5 ways Acura changed the 2019 NSX

Chris Davies - Aug 24, 2018, 8:01am CDT
5 ways Acura changed the 2019 NSX

Acura’s second-generation NSX tried the impossible: a supercar that was not only usable every day, but without headaches or frustrations along the way. If in the process it sacrificed a little drama in the name of accessibility, the 2019 NSX nudges things back in the right direction. A series of focused changes could pay big dividends to the hybrid coupe.

A stiffer, more responsive NSX

The new NSX doesn’t get any extra power: arguably there’s no need for it, with 573 horsepower and 476 lb-ft of torque from the Sport Hybrid SH-AWD drivetrain. That combines a twin-turbocharged V6 gas engine with three electric motors – one for the rear axle, and one each for the front wheels – for true torque vectoring. What’s changed for the 2019 model year is how the car around that drivetrain is constructed.

Acura started with larger front and rear stabilizer bars, which had the effect of increasing the car’s stiffness by 26-percent and 19-percent respectively. Then it made the rear tow link bushings 21-percent stiffer, and the rear hub 6-percent more rigid. Combined with revamped hybrid software, tweaks to the magnetorheological dampers, power steering, and other systems, the result is a car with more readily-controlled – and indeed provoked – understeer and oversteer at the limit, not to mention a car that’s more playful in general.

No more power, but it’s still faster

Straight line speed is good, but speed in the corners is arguably even more important. Acura’s stiffness improvements and software recalibrations pay dividends there, and the proof is on the race track. The automaker took the old NSX and this 2019 version to the Suzaka Circuit, known for its particularly challenging corners and turns, to show the difference.

The result was an almost two second improvement between the 2018 NSX and the 2019 NSX. Obviously the degree to which drivers will see that themselves will depend on how twisty the road they take turns out to be, but given the torque vectoring system was already impressive, this is quite the improvement.

There are two striking new colors

The NSX has never exactly been a subtle car, but the potential for turning heads is only getting bigger in the 2019 model year. Acura is adding a brand new paint option, Thermal Orange Pearl, named after the famous race track. It’ll cost you $700 extra, but it’s the eye-searing drama color that the NSX has arguably needed.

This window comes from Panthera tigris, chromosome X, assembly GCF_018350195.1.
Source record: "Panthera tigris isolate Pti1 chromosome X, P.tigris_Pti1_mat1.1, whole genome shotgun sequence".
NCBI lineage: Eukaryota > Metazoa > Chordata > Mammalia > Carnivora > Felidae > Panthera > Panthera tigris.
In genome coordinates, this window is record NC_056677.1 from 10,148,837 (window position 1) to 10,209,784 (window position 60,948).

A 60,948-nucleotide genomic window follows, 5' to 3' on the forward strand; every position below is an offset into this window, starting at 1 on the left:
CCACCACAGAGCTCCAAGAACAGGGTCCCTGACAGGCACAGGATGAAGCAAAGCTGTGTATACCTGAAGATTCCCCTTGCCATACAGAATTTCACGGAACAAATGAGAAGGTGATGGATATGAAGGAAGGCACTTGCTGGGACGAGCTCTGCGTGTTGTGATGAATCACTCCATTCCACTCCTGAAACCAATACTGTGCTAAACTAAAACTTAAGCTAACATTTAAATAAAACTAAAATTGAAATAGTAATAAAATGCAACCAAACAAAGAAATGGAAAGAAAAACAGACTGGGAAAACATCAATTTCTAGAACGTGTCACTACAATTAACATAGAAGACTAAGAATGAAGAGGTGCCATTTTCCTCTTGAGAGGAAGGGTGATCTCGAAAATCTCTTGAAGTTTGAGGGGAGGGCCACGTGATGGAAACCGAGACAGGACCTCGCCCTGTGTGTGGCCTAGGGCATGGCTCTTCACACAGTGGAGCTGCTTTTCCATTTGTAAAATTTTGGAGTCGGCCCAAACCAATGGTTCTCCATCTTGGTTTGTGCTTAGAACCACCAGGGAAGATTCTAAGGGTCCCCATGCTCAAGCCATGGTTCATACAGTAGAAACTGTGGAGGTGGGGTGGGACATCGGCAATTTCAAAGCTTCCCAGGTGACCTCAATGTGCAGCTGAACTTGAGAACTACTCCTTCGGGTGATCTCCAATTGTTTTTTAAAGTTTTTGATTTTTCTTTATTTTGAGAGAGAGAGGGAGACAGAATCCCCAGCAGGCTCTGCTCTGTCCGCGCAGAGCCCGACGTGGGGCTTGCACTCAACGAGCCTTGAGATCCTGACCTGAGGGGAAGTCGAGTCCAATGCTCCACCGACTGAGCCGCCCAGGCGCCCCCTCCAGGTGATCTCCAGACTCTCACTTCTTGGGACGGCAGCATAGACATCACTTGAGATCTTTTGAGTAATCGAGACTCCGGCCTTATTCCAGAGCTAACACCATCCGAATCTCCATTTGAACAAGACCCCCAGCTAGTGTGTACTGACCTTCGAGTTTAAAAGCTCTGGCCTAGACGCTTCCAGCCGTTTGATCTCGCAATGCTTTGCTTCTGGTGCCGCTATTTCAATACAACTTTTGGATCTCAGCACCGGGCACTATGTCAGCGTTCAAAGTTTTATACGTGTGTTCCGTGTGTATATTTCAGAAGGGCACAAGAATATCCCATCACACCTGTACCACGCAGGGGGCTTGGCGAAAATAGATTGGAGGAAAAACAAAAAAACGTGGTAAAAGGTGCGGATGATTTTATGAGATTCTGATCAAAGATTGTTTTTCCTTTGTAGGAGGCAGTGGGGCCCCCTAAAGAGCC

The same shock of color goes for the inside. For a start, the red cabin option has been extended, to a full red that extends across more of the surfaces. New for 2019, though, is Indigo Blue. That’s a fetching dark blue leather with matching center tunnel and door trim. You might not think bright orange and blue would necessarily go, but Acura proves that assumption wrong.

A meaner, sleeker NSX

Even if you don’t opt for the attention-seeking orange paint job, the new NSX has some other styling changes which make it stand out. The front grille is now body-color, for instance, and the front grille surround, air intake mesh, and rear bumper outlet mesh now get a high-gloss finish. Similarly, the exterior carbon fiber – like the optional decklid spoiler – is now gloss finish, rather than matte.

The result is a car that catches the light in more interesting ways. From the front, the darker V-shape of the grille and lower bumper leaves the 2019 NSX looking lower down to the road and more aggressive.

There’s more standard-fit kit

Any supercar, by definition, isn’t going to be cheap. Nonetheless the value proposition for the 2019 NSX has improved. On paper it’s $1,500 more than the 2018 car, coming in at $157,000 (plus $1,800 destination) before options. However, some of the boxes you’d previously have had to check off in the dealership are now included as standard.

4-way power sports seats are now standard-fit, though the original manual sports seats can be had as a no-cost swap. Navigation is standard now, too, as is the ELS Studio premium audio system. Aluminum sports pedals have been included, and nervous drivers will be pleased to hear that proximity sensors are now standard, too. Altogether, Acura says, you’re looking at $4,700 worth of options that are now fitted on every 2019 NSX.


Going fast and looking sexy are certainly two of the key drivers for supercar owners, but having something rare is arguably just as important. On that front, the Acura NSX might just be one of the most appealing supercars out there.

The automaker says that, in the 2017 and 2018 model years combined, it has sold fewer than 2,000 of the second-gen cars. Of that, almost 1,000 were in the US. If you’re looking for a legitimately impressive rarity, your closest Acura dealership probably should be your next port of call.

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